CGI-58 interacts with perilipin and is localized to lipid droplets. Possible involvement of CGI-58 mislocalization in Chanarin-Dorfman syndrome.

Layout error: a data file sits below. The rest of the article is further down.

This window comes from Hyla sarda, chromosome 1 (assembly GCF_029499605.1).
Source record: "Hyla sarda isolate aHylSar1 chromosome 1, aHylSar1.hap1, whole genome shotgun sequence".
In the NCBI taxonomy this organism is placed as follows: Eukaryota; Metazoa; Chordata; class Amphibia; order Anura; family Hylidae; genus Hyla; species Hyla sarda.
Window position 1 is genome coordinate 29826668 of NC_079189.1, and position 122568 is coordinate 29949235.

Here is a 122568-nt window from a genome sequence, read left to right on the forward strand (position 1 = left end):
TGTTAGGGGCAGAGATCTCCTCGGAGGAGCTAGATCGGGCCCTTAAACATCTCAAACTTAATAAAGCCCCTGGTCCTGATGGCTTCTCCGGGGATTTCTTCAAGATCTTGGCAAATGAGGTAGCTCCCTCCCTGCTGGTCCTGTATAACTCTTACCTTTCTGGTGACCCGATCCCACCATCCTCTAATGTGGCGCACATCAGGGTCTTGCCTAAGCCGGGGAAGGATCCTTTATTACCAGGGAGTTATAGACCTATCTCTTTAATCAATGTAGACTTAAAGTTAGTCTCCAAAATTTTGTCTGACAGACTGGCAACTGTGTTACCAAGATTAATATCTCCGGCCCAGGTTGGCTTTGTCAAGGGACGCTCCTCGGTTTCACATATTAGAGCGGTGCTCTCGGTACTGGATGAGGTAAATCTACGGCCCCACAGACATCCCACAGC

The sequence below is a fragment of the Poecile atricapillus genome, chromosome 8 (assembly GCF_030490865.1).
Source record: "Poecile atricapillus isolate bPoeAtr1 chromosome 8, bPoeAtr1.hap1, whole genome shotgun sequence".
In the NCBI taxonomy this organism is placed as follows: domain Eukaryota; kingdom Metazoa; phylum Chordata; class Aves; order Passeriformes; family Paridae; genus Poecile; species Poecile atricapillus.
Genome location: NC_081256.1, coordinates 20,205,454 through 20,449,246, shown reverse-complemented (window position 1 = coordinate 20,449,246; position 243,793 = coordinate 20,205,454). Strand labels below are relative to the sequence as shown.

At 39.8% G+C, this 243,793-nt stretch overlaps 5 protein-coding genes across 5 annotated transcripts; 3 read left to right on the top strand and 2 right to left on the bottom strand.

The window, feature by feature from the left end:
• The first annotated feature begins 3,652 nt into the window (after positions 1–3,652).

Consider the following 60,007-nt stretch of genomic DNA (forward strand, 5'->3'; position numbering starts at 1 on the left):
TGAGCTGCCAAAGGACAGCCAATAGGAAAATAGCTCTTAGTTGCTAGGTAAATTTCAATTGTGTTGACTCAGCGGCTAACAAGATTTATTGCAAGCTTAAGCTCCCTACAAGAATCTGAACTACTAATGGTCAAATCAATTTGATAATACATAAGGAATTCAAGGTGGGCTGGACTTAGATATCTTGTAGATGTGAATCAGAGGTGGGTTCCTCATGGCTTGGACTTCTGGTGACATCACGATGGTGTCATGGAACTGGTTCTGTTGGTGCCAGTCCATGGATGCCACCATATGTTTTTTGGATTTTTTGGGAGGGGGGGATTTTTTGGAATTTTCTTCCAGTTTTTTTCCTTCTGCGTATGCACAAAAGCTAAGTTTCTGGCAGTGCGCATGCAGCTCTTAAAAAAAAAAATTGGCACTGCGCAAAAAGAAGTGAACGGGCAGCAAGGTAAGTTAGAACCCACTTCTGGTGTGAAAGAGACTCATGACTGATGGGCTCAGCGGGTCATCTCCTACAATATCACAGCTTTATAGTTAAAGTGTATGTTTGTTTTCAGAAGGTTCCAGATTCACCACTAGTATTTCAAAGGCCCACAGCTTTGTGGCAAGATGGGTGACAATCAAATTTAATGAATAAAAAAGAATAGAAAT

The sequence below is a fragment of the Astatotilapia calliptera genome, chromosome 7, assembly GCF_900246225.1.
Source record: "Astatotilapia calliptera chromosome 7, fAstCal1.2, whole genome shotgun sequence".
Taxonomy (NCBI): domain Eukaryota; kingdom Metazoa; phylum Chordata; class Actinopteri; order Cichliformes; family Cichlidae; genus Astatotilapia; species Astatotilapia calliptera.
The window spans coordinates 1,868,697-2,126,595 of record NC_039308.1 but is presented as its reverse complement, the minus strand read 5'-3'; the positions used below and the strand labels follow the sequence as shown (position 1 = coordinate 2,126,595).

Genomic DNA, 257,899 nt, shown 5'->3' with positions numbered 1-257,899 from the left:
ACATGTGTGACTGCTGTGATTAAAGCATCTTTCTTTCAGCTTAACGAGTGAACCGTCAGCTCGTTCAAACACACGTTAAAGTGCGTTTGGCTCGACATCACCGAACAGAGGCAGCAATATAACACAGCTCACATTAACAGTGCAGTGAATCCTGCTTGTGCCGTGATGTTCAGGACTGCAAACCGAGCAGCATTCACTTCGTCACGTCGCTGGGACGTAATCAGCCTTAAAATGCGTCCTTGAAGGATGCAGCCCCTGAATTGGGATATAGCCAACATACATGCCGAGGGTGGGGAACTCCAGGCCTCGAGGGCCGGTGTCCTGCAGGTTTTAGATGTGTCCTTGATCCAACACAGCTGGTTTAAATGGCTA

Lipid droplets (LDs) are a class of ubiquitous cellular organelles that are involved in lipid storage and metabolism. Although the mechanisms of the biogenesis of LDs are still unclear, a set of proteins called the PAT domain family have been characterized as factors associating with LDs. Perilipin, a member of this family, is expressed exclusively in the adipose tissue and regulates the breakdown of triacylglycerol in LDs via its phosphorylation. In this study, we used a yeast two-hybrid system to examine the potential function of perilipin. We found direct interaction between perilipin and CGI-58, a deficiency of which correlated with the pathogenesis of Chanarin-Dorfman syndrome (CDS). Endogenous CGI-58 was distributed predominantly on the surface of LDs in differentiated 3T3-L1 cells, and its expression increased during adipocyte differentiation. Overexpressed CGI-58 tagged with GFP gathered at the surface of LDs and colocalized with perilipin. This interaction seems physiologically important because CGI-58 mutants carrying an amino acid substitution identical to that found in CDS lost the ability to be recruited to LDs. These mutations significantly weakened the binding of CGI-58 with perilipin, indicating that the loss of this interaction is involved in the etiology of CDS. Furthermore, we identified CGI-58 as a binding partner of ADRP, another PAT domain protein expressed ubiquitously, by yeast two-hybrid assay. GFP-CGI-58 expressed in non-differentiated 3T3-L1 or CHO-K1 cells was colocalized with ADRP, and the CGI-58 mutants were not recruited to LDs carrying ADRP, indicating that CGI-58 may also cooperate with ADRP. (+info)